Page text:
The Chinese economy was one of the main driving forces of the global economy after the financial crisis in the U.S. took a heavy toll. The Chinese economy and other emerging markets economies grew at an astonishing rate, and created demand around the world, while the U.S. economy continued to struggle.
Now, a few years forward, we are still seeing a struggling U.S. economy and, to top it off, there is extensive slowdown in emerging markets, especially in the Chinese economy.
The Chinese economy has seen its gross domestic product (GDP) grow significantly, but sadly, this year, according to estimates, it’s on track to only see growth of 7.7% and growth of 8.2% in 2013 (source: Market Watch, October 14, 2012)—worse than 2009, when the Chinese economy grew at a pace of 8.1% (source: National Bureau of Statistics of China, last accessed October 15, 2012).
With that said, recently there is a new wave of optimism created by the mainstream media and the financial gurus—they are now claiming that the Chinese economy is turning around. Their reasoning: according to customs administration, is that exports from the Chinese economy increased 9.9% in September compared to 2011. (Source: Bloomberg, October 14, 2012.) The Chinese economy is largely based on exports; if the exports increase, this means there is demand in the global economy.
This is definitely a good signal for the Chinese economy, but in the grand scheme of things, it doesn’t mean much. In periods of economic growth, what you want to see are consistent and less volatile results. In August, exports rose only by 2.7% compared to last year (source: BBC News, September 10, 2012).
Exports numbers do suggest some demand from the global economy, but what you have to keep in mind is that the eurozone—the biggest trading partner with the Chinese economy—is still struggling.
From the perspective of the global economy, everything is still bad, as expected—we are edging closer to a global recession than a recovery. The International Monetary Fund (IMF) has already slashed its outlook for the global economy—don’t be surprised to see more cuts. The situation is still getting worse, and there is simply no light at the end of the tunnel.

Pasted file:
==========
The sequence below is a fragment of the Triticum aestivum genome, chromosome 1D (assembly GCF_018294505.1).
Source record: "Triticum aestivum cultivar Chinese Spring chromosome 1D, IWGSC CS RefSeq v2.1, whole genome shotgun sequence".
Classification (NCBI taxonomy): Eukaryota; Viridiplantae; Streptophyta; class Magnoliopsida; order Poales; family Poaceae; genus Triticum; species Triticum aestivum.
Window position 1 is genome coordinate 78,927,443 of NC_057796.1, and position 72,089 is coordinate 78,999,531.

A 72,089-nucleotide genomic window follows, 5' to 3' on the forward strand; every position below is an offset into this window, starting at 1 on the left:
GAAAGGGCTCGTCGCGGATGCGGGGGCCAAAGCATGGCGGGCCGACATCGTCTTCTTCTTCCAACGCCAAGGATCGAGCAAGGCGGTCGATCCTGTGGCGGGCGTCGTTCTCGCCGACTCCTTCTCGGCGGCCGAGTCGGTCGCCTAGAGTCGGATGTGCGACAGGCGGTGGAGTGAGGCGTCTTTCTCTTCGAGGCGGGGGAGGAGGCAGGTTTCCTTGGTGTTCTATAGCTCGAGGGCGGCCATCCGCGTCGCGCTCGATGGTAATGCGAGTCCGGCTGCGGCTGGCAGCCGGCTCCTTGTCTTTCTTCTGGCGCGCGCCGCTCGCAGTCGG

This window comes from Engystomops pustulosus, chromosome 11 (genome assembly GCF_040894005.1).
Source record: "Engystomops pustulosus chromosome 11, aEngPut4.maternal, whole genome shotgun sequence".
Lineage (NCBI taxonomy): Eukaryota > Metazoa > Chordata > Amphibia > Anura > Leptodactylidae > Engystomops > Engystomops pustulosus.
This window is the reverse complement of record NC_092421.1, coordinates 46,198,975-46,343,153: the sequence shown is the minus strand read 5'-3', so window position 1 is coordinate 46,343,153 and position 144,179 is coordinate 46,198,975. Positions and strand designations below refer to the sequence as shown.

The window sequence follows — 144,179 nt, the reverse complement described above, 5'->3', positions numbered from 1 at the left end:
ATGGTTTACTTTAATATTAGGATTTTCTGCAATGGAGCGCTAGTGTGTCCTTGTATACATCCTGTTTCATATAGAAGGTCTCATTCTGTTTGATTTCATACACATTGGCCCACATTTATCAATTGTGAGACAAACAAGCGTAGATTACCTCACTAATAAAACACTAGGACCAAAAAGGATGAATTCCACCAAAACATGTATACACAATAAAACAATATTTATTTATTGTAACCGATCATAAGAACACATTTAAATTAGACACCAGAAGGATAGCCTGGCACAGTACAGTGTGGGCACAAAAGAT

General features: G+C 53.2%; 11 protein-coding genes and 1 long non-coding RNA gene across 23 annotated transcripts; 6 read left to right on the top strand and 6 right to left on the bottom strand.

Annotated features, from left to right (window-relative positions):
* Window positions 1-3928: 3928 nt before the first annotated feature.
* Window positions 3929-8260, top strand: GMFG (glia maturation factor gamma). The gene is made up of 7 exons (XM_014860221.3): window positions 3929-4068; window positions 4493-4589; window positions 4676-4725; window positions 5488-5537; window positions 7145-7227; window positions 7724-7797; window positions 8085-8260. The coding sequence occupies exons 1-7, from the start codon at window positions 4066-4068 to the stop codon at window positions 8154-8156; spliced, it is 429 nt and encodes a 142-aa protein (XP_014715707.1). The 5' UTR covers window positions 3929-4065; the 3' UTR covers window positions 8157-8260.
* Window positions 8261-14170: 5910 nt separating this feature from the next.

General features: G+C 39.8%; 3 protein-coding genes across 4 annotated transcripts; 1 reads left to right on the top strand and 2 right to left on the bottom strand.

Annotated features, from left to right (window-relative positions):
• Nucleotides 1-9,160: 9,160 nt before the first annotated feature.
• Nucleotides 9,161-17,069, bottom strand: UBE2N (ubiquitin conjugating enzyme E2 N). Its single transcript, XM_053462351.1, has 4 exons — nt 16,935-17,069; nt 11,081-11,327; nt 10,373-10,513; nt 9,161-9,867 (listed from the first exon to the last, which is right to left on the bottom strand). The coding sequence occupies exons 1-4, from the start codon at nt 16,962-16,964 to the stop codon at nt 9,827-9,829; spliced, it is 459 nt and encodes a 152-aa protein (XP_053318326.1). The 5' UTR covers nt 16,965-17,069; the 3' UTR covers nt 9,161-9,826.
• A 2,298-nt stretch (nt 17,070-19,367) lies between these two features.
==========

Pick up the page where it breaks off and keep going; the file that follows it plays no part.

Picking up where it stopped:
Be very careful about the noise that is being generated by the mainstream media and the financial market gurus. There is no economic growth in the global economy. If the Chinese economy is any indicator, it is suggesting the opposite of what the pundits are saying: don’t buy into the hype, look at the facts.
Where the Market Stands; Where it’s Headed:
As expected, earnings reports from public companies for the third quarter of this year are coming out weak. As I write this column this morning, giant PepsiCo, Inc. (NYSE/PEP) just announced that its net income fell five percent in the third quarter. The only companies reporting better-than-expected earnings are the financial companies and banks (thank you, Federal Reserve).
I’m wary about the stock market…a stock market propped up now for three years by expanding money supply more than anything. While I see a little more room for the market to rise, we are very close to a top for the bear market rally that started in March of 2009.
What He Said:
“As a reader, you’re aware I’m not a Greenspan fan. In the years that lie ahead, I believe we (and our children) may pay dearly for the debt bubble Greenspan created during his tenure as head of the U.S. Federal Reserve.” Michael Lombardi in Profit Confidential, March 20, 2006. Michael started talking about and predicting the financial catastrophe we began experiencing in 2008 long before anyone else.